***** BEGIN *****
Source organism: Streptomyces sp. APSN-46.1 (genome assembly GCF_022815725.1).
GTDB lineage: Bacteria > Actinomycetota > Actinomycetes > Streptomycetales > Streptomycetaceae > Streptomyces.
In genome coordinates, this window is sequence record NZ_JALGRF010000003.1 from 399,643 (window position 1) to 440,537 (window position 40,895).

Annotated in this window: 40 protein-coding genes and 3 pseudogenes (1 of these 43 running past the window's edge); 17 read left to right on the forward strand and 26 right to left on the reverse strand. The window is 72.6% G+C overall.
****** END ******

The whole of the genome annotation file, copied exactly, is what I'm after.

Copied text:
Source organism: Streptomyces sp. APSN-46.1 (genome assembly GCF_022815725.1).
GTDB lineage: Bacteria > Actinomycetota > Actinomycetes > Streptomycetales > Streptomycetaceae > Streptomyces.
In genome coordinates, this window is sequence record NZ_JALGRF010000003.1 from 399,643 (window position 1) to 440,537 (window position 40,895).

Annotated in this window: 40 protein-coding genes and 3 pseudogenes (1 of these 43 running past the window's edge); 17 read left to right on the forward strand and 26 right to left on the reverse strand. The window is 72.6% G+C overall.